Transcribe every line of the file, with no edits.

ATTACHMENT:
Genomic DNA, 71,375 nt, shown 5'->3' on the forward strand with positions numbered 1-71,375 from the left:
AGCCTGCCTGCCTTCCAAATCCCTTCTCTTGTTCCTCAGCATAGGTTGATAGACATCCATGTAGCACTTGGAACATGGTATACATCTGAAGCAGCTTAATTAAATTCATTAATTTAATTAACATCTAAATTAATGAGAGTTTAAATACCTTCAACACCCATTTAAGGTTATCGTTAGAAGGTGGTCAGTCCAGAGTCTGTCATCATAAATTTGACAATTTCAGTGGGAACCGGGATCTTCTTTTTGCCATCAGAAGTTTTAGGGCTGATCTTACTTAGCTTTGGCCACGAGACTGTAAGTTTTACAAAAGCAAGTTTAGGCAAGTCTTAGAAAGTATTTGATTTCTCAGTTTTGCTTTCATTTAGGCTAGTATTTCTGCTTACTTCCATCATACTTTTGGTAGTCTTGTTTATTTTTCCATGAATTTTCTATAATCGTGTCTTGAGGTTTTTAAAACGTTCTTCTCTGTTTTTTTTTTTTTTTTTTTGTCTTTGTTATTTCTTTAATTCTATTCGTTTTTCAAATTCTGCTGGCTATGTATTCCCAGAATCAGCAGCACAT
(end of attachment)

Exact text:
Genomic DNA, 71,375 nt, shown 5'->3' on the forward strand with positions numbered 1-71,375 from the left:
AGCCTGCCTGCCTTCCAAATCCCTTCTCTTGTTCCTCAGCATAGGTTGATAGACATCCATGTAGCACTTGGAACATGGTATACATCTGAAGCAGCTTAATTAAATTCATTAATTTAATTAACATCTAAATTAATGAGAGTTTAAATACCTTCAACACCCATTTAAGGTTATCGTTAGAAGGTGGTCAGTCCAGAGTCTGTCATCATAAATTTGACAATTTCAGTGGGAACCGGGATCTTCTTTTTGCCATCAGAAGTTTTAGGGCTGATCTTACTTAGCTTTGGCCACGAGACTGTAAGTTTTACAAAAGCAAGTTTAGGCAAGTCTTAGAAAGTATTTGATTTCTCAGTTTTGCTTTCATTTAGGCTAGTATTTCTGCTTACTTCCATCATACTTTTGGTAGTCTTGTTTATTTTTCCATGAATTTTCTATAATCGTGTCTTGAGGTTTTTAAAACGTTCTTCTCTGTTTTTTTTTTTTTTTTTTTGTCTTTGTTATTTCTTTAATTCTATTCGTTTTTCAAATTCTGCTGGCTATGTATTCCCAGAATCAGCAGCACAT